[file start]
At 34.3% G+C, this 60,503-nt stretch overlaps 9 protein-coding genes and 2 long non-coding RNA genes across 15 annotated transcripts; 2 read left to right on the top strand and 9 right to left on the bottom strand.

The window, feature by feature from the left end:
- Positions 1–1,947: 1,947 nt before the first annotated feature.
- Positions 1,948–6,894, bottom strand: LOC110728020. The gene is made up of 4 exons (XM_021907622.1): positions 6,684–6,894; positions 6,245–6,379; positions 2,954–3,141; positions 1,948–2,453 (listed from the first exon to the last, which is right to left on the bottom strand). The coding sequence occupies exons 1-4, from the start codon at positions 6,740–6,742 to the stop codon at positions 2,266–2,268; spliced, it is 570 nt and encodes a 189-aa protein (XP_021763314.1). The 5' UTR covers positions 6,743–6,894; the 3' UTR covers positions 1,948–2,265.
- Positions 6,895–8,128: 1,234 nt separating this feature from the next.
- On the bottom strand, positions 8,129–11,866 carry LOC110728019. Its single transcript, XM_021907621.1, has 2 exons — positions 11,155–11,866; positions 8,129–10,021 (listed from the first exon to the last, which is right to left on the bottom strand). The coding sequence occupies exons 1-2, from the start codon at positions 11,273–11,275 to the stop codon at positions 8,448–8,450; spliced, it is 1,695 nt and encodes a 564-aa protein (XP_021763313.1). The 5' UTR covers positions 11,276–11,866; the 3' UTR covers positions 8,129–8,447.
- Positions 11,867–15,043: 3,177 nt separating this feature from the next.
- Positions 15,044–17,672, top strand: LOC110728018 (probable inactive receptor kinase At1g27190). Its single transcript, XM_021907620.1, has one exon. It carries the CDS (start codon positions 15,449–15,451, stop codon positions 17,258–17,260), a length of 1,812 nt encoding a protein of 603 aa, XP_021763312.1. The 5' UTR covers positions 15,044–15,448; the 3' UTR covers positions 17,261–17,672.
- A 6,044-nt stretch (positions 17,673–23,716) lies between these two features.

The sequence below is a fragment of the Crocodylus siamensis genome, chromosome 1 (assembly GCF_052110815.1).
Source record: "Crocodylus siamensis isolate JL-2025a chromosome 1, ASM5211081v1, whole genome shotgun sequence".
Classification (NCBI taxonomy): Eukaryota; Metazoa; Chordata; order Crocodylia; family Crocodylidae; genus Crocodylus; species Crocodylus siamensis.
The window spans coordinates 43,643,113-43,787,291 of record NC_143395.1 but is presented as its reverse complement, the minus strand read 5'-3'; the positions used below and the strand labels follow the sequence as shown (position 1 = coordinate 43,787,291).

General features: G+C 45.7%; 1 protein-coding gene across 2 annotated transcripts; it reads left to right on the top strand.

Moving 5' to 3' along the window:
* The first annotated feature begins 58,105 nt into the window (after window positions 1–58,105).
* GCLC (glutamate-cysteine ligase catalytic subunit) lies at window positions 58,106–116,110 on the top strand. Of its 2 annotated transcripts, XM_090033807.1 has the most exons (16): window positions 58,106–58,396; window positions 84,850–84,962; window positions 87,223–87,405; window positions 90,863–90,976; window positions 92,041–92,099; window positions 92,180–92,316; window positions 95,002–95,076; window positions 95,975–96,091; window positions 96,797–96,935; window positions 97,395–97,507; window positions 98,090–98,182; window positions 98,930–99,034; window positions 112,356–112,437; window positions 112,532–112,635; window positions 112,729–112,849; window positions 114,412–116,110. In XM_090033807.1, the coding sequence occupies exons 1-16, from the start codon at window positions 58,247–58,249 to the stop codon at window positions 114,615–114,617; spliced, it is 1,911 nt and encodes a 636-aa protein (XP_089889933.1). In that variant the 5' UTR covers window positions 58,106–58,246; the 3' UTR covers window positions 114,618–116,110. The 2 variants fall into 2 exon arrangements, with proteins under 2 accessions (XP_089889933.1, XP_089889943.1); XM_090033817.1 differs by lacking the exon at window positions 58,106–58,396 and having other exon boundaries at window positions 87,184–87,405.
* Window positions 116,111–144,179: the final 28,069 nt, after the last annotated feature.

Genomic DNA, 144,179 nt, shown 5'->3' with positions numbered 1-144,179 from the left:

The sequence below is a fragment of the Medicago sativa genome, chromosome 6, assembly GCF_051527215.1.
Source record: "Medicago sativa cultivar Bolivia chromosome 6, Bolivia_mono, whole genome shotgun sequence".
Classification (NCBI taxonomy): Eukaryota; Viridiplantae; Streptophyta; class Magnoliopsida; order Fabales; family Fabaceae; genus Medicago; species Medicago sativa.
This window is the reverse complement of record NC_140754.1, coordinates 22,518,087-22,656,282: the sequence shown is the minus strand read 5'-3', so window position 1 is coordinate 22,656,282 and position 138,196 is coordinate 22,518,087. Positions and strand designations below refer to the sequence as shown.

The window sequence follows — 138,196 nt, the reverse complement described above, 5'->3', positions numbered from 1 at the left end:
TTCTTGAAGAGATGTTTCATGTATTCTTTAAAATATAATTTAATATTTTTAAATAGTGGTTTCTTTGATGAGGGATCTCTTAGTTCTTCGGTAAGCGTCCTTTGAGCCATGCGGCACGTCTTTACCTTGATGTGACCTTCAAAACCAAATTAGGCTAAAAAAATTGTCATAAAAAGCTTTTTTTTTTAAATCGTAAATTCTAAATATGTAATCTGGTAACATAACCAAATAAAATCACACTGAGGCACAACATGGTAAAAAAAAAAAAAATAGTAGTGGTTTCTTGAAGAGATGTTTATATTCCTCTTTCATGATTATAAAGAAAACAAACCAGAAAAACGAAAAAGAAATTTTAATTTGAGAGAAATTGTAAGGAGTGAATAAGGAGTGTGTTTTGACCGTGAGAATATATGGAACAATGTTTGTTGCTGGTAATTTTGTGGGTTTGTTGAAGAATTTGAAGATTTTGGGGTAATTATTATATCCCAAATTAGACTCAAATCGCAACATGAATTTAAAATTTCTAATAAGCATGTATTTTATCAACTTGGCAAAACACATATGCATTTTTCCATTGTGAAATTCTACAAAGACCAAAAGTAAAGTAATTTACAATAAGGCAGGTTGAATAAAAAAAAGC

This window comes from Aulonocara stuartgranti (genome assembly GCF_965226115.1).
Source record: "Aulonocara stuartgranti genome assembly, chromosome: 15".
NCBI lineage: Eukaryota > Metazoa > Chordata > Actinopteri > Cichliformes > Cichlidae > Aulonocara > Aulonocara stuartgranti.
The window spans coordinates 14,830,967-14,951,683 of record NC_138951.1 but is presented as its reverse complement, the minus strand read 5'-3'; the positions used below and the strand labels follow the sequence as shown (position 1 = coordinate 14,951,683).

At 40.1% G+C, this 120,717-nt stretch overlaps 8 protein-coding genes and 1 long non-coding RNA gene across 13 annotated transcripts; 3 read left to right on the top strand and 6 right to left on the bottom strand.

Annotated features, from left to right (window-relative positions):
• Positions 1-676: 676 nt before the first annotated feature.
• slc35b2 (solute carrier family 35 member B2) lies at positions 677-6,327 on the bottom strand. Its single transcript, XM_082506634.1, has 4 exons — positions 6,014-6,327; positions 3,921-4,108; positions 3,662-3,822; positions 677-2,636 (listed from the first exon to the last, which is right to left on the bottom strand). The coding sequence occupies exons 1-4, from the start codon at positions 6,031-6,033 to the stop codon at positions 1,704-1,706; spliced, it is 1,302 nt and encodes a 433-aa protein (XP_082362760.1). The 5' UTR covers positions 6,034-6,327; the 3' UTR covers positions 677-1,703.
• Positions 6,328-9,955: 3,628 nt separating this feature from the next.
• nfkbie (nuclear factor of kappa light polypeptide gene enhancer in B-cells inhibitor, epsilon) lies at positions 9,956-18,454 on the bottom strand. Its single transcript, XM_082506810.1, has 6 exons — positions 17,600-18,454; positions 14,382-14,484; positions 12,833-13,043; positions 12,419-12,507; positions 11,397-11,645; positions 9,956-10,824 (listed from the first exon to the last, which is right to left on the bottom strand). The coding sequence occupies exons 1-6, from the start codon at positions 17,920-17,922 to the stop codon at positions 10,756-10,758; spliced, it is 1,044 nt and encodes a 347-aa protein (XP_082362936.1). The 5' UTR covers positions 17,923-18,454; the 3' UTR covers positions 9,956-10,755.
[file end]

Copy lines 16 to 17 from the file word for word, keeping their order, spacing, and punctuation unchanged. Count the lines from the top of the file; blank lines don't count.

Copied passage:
* The first annotated feature begins 58,105 nt into the window (after window positions 1–58,105).
* GCLC (glutamate-cysteine ligase catalytic subunit) lies at window positions 58,106–116,110 on the top strand. Of its 2 annotated transcripts, XM_090033807.1 has the most exons (16): window positions 58,106–58,396; window positions 84,850–84,962; window positions 87,223–87,405; window positions 90,863–90,976; window positions 92,041–92,099; window positions 92,180–92,316; window positions 95,002–95,076; window positions 95,975–96,091; window positions 96,797–96,935; window positions 97,395–97,507; window positions 98,090–98,182; window positions 98,930–99,034; window positions 112,356–112,437; window positions 112,532–112,635; window positions 112,729–112,849; window positions 114,412–116,110. In XM_090033807.1, the coding sequence occupies exons 1-16, from the start codon at window positions 58,247–58,249 to the stop codon at window positions 114,615–114,617; spliced, it is 1,911 nt and encodes a 636-aa protein (XP_089889933.1). In that variant the 5' UTR covers window positions 58,106–58,246; the 3' UTR covers window positions 114,618–116,110. The 2 variants fall into 2 exon arrangements, with proteins under 2 accessions (XP_089889933.1, XP_089889943.1); XM_090033817.1 differs by lacking the exon at window positions 58,106–58,396 and having other exon boundaries at window positions 87,184–87,405.